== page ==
The technical program is underpinned by a strategy to identify current and emerging food safety and market access issues, prioritise these issues, and undertake technical work to provide potential solutions to overcome those of highest priority.

Three rounds of this strategy have been facilitated by SafeFish to date, the first in May 2011, second in June 2014 and the most recent in October 2016. In order to scope and prioritise the issues that were identified, SafeFish produced the following reports that contained information such as background, sectors affected, trade and market access information, public health impact, regulatory issues, economic impacts, reputational impacts – media and political, and environmental/sustainability issues that may have been present.

May 2011
Hazards affecting Australian seafood

June 2014
Hazards affecting Australian seafood

October 2016
Hazards affecting Australian seafood

Using this information, the SafeFish partners then prioritised the issues through a risk ranking process. On the alternate years, a smaller in-house process of issue identification and prioritisation was run by the secretariat and the partners to set the work plan for that interim period.


For the 2016 to 2017 period, SafeFish is facilitating technical work on the following issues which were identified as High-Priority by the partners:

Sulphites in Abalone

SafeFish participated in a trade mission to China with the Seafood Trade Advisory Group and the Australasian Abalone Association in May 2017. The mission met with key researchers and businesses that could assist in the submission of a request to the Chinese National Health and Family Planning Commission (CNHFPC) to change the Chinese food standards code to allow sulphites in canned abalone. SafeFish has put together an application to the CNHFC, and has submitted it to the Abalone Council of Australia to finalise and submit. A change to the Chinese food standards code will allow Australian canned abalone to be exported to China.

Food Authenticity in Seafood

A seafood authenticity project has been drafted by South Australian Research & Development Institute (SARDI), Curtin University, Honey and Fox, Safe Sustainable Seafood and ICS seafood’s, and submitted as part of the Fighting Food Waste and Fraud CRC bid. This project proposal included partnerships with FRDC, Abalone Council of Australia (ACA), Southern Rock Lobster (SRL) and Australian Council of Prawn Fishers (ACPF), and focuses on export of these sectors, and the accidental and deliberate fraud of domestic seafood in Australia. This project would benefit abalone, rock lobster, prawns and the seafood industry as a whole. As part of this program, a proposal was also drafted by industry around the misnaming and mislabelling of seafood in Australia as this has been found to be an issue internationally. There is currently no data in Australia on mislabelling, country of origin and fraud data. SafeFish is currently working in collaboration with the researchers above, to progress this work further.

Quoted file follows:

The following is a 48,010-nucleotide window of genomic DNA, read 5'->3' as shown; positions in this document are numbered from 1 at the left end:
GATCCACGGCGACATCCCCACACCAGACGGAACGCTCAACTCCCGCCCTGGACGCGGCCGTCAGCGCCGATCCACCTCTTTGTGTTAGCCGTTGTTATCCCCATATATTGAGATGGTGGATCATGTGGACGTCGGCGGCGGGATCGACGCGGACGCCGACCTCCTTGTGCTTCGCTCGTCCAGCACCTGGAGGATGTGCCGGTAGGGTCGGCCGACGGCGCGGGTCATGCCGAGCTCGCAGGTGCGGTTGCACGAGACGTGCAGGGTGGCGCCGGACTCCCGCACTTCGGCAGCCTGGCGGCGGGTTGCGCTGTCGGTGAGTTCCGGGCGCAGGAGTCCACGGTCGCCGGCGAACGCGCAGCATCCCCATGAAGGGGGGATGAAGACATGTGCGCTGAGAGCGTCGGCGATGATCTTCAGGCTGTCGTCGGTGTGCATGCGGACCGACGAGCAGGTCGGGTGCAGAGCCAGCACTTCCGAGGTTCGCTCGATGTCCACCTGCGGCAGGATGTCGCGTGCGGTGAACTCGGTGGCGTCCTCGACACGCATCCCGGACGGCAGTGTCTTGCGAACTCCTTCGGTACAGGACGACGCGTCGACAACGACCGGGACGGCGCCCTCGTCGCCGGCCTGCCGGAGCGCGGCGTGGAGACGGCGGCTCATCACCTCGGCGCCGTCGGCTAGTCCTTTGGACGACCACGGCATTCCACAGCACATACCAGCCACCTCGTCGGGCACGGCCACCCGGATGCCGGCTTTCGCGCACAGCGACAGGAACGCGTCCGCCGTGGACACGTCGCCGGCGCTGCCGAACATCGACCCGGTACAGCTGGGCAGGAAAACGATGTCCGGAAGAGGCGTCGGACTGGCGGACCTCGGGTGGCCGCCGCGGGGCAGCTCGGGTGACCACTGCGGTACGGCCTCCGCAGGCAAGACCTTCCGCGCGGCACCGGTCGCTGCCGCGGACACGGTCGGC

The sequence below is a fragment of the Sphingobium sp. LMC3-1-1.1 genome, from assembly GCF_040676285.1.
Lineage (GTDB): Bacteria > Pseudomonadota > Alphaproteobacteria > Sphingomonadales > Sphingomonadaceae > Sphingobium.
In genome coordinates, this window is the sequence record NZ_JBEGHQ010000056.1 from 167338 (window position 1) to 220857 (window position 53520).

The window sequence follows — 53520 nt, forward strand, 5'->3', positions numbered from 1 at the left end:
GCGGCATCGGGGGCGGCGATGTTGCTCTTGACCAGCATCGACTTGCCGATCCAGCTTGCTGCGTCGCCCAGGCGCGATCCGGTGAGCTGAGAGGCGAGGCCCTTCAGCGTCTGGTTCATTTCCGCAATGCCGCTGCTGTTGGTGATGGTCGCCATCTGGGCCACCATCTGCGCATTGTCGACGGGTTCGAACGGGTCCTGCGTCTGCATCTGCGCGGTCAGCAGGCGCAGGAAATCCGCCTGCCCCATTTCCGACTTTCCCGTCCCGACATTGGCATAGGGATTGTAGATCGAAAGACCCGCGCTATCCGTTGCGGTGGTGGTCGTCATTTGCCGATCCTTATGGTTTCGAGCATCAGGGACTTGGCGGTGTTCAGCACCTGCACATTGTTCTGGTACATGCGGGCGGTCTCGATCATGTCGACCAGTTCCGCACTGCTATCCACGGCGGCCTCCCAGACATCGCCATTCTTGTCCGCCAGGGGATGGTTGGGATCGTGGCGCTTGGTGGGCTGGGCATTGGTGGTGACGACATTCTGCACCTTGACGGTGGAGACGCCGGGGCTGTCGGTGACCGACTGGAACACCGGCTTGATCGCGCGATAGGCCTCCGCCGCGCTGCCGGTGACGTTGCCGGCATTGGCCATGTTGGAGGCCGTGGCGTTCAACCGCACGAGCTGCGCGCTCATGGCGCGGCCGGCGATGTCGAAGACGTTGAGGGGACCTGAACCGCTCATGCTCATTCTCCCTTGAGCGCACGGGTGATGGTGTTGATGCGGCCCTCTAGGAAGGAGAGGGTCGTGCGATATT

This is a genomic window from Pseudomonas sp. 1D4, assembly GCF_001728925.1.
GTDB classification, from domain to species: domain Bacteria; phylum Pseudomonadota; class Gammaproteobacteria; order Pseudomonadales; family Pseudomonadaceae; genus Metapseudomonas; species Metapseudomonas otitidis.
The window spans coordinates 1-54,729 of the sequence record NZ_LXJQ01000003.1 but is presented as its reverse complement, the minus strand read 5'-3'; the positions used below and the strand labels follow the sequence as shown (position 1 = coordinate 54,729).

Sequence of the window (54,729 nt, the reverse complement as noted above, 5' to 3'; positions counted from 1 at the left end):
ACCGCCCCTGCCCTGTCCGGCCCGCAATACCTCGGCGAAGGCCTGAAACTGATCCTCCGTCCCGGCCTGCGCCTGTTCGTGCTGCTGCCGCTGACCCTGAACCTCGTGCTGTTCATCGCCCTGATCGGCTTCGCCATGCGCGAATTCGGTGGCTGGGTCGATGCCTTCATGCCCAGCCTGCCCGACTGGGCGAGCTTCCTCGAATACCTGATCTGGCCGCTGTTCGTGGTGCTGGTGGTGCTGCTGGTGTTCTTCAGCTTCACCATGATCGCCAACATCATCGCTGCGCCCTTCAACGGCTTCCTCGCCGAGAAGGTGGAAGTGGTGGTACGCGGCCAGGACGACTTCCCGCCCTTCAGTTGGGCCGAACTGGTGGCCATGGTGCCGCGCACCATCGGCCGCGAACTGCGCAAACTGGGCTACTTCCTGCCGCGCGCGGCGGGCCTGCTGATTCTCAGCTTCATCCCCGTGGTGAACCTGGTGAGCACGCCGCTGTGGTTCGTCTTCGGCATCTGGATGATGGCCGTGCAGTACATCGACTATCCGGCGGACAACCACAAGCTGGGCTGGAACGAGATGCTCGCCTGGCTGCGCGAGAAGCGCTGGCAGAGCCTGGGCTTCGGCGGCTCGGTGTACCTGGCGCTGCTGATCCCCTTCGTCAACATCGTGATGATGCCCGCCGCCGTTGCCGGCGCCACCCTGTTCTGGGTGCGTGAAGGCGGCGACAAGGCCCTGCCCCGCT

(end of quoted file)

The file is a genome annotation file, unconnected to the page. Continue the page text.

An automatic traceability program for the Seafood industry in the United States is currently running. A similar system is proposed to be implemented in Australia. For more information, click here.

Extension Activity: Biotoxin Test Kits 

Marine biotoxins have been a substantial issue for bivalve shellfish recently, with 23 domestic and 3 international recalls occurring over the last 5 years, with consequential public health risks. The time taken to analyse samples for biotoxins is partly to blame. In response to this issue, SafeFish has successfully validated a rapid and cost effective biotoxin test kit. The kits can be used on-site with immediate results. The work will now be advanced to allow uptake of the kits into business and regulatory programs providing significant industry benefits including; protection of market access, reduced public health risk, re-opening of previously lost export markets, and an estimated $500k per annum in saved analytical costs.

This work is estimated to be completed by the middle of 2018.

Extension Activity: Authenticity Tools for Seafood

SafeFish are in the processes of finalising a review that was undertaken to identify the available tools that could be used by the Seafood industry to determine if a product is authentic. This was completed in response to the growing concern of food fraud and substitution of products that is happening in Australia and Internationally. The review will identify all tools that can be used to determine if substitution or mislabelling has occurred.

This work is estimated to be completed by the end of July 2018.

2018 Prioritisation Process

At the August SafeFish partners meeting (to be held in Adelaide), a prioritization workshop will be held to identify and rank issues that are currently affecting Australian seafood to determine the SafeFish work program for 2018-19. As part of this process, proposed strategies for technical work to assist in resolving each issue will also be reviewed. This workshop is open to all interested SafeFish stakeholders. If you would like to register to attend, or if you would like to raise any additional issues to be considered in the process please contact the SafeFish secretariat ( or 08 8429 2286).